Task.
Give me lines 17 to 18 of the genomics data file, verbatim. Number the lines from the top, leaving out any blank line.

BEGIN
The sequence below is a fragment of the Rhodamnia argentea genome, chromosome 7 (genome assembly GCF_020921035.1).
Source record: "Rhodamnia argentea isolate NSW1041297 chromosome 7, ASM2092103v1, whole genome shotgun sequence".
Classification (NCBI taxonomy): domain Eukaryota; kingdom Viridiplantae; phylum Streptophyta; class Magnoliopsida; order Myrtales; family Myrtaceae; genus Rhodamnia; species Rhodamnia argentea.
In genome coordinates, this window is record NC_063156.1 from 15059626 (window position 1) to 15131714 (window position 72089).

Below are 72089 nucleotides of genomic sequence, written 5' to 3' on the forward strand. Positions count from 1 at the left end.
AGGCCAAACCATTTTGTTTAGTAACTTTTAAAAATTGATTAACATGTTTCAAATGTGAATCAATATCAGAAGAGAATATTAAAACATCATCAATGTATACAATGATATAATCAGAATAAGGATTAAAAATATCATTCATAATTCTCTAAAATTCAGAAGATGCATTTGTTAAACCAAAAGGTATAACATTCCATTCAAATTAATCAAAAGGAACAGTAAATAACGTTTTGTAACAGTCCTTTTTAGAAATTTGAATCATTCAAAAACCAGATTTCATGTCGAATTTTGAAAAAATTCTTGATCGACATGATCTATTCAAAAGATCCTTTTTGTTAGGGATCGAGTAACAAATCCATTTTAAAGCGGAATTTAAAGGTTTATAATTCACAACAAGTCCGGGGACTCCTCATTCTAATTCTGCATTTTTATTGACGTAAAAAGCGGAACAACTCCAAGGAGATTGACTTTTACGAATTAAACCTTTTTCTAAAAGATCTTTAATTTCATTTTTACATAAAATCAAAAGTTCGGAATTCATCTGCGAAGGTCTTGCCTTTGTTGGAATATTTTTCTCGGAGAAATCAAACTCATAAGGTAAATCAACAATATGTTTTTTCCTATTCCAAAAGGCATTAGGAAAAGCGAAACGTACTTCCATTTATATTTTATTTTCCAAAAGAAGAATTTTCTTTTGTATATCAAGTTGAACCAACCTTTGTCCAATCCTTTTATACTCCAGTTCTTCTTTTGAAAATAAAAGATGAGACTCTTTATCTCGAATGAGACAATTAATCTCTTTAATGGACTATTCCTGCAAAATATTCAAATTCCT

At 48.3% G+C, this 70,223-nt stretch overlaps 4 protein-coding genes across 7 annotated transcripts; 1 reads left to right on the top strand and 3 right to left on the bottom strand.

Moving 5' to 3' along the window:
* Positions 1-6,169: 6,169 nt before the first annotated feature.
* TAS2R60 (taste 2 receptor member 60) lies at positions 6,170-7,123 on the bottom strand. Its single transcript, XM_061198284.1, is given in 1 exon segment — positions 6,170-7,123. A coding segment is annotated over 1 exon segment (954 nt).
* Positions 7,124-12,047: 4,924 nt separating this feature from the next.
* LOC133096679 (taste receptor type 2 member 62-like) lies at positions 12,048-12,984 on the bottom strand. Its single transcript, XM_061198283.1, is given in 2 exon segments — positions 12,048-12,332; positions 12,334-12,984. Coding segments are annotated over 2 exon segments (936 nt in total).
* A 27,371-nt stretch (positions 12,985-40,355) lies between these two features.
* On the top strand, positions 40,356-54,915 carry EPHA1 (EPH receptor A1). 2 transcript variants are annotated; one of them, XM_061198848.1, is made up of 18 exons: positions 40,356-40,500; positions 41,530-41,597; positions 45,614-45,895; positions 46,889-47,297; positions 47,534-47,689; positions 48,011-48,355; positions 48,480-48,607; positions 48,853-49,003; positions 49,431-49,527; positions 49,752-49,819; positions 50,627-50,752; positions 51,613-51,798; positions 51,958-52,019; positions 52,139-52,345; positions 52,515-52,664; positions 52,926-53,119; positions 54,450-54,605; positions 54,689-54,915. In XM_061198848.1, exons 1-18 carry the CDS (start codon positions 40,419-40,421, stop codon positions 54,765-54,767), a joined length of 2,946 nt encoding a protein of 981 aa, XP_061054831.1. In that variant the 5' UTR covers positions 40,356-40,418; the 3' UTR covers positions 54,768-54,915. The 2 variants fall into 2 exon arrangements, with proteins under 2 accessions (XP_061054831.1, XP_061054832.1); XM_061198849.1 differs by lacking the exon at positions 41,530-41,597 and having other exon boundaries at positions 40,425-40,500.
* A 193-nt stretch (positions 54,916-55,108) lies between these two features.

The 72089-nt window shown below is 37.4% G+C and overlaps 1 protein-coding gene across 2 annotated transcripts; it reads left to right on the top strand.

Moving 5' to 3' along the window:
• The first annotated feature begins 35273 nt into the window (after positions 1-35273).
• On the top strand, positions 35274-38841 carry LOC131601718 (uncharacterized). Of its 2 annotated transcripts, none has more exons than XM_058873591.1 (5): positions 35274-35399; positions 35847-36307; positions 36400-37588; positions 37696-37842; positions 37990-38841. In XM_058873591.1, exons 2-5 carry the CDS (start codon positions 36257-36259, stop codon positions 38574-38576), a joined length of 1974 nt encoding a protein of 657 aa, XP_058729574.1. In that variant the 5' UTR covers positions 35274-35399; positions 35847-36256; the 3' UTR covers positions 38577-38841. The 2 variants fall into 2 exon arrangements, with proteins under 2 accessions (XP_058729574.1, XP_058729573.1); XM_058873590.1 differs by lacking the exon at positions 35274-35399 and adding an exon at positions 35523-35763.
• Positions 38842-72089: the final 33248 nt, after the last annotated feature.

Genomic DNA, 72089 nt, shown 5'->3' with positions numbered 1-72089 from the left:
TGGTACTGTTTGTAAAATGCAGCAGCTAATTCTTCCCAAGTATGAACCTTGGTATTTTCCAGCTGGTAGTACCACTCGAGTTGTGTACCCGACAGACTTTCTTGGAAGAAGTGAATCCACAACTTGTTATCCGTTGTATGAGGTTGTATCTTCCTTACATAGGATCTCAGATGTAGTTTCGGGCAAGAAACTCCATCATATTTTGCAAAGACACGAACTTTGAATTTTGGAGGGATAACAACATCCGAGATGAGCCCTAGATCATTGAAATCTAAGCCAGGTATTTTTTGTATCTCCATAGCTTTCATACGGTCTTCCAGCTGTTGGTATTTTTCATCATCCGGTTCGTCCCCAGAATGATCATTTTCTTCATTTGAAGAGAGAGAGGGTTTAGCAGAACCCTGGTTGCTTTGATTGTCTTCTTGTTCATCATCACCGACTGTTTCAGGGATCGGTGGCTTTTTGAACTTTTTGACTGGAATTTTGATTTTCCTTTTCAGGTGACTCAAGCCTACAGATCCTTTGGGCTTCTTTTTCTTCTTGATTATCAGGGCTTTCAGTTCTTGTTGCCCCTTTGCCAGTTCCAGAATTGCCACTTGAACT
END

Moving 5' to 3' along the window:
• The first annotated feature begins 35273 nt into the window (after positions 1-35273).